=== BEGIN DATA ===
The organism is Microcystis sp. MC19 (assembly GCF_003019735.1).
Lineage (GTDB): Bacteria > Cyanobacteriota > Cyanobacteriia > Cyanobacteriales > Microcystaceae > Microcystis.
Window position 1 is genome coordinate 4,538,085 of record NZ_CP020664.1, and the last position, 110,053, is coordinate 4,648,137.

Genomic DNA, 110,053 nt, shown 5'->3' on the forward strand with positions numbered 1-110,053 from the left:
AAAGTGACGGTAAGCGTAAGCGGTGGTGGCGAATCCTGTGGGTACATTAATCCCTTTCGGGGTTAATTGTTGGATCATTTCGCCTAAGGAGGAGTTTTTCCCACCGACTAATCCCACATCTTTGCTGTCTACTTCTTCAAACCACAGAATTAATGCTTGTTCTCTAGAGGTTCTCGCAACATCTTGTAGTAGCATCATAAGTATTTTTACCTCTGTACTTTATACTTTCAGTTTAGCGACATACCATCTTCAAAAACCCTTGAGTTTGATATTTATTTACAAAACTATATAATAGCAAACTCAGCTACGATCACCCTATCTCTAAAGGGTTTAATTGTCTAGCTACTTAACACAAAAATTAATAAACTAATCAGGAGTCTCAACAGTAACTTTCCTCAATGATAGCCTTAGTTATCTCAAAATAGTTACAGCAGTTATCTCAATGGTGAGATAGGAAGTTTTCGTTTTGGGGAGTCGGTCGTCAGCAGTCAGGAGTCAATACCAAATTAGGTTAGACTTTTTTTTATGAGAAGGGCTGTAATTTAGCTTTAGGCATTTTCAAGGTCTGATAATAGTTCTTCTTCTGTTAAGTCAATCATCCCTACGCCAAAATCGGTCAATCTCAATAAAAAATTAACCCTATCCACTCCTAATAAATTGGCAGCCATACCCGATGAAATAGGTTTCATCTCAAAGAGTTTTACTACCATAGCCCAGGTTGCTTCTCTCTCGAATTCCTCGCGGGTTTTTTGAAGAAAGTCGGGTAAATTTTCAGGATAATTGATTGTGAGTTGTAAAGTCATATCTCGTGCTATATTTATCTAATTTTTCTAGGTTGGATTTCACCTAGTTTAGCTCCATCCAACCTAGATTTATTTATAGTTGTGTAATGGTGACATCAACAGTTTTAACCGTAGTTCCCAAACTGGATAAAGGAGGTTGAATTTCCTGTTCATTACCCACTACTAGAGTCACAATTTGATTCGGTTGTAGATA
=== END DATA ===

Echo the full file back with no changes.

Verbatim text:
The organism is Microcystis sp. MC19 (assembly GCF_003019735.1).
Lineage (GTDB): Bacteria > Cyanobacteriota > Cyanobacteriia > Cyanobacteriales > Microcystaceae > Microcystis.
Window position 1 is genome coordinate 4,538,085 of record NZ_CP020664.1, and the last position, 110,053, is coordinate 4,648,137.

Genomic DNA, 110,053 nt, shown 5'->3' on the forward strand with positions numbered 1-110,053 from the left:
AAAGTGACGGTAAGCGTAAGCGGTGGTGGCGAATCCTGTGGGTACATTAATCCCTTTCGGGGTTAATTGTTGGATCATTTCGCCTAAGGAGGAGTTTTTCCCACCGACTAATCCCACATCTTTGCTGTCTACTTCTTCAAACCACAGAATTAATGCTTGTTCTCTAGAGGTTCTCGCAACATCTTGTAGTAGCATCATAAGTATTTTTACCTCTGTACTTTATACTTTCAGTTTAGCGACATACCATCTTCAAAAACCCTTGAGTTTGATATTTATTTACAAAACTATATAATAGCAAACTCAGCTACGATCACCCTATCTCTAAAGGGTTTAATTGTCTAGCTACTTAACACAAAAATTAATAAACTAATCAGGAGTCTCAACAGTAACTTTCCTCAATGATAGCCTTAGTTATCTCAAAATAGTTACAGCAGTTATCTCAATGGTGAGATAGGAAGTTTTCGTTTTGGGGAGTCGGTCGTCAGCAGTCAGGAGTCAATACCAAATTAGGTTAGACTTTTTTTTATGAGAAGGGCTGTAATTTAGCTTTAGGCATTTTCAAGGTCTGATAATAGTTCTTCTTCTGTTAAGTCAATCATCCCTACGCCAAAATCGGTCAATCTCAATAAAAAATTAACCCTATCCACTCCTAATAAATTGGCAGCCATACCCGATGAAATAGGTTTCATCTCAAAGAGTTTTACTACCATAGCCCAGGTTGCTTCTCTCTCGAATTCCTCGCGGGTTTTTTGAAGAAAGTCGGGTAAATTTTCAGGATAATTGATTGTGAGTTGTAAAGTCATATCTCGTGCTATATTTATCTAATTTTTCTAGGTTGGATTTCACCTAGTTTAGCTCCATCCAACCTAGATTTATTTATAGTTGTGTAATGGTGACATCAACAGTTTTAACCGTAGTTCCCAAACTGGATAAAGGAGGTTGAATTTCCTGTTCATTACCCACTACTAGAGTCACAATTTGATTCGGTTGTAGATA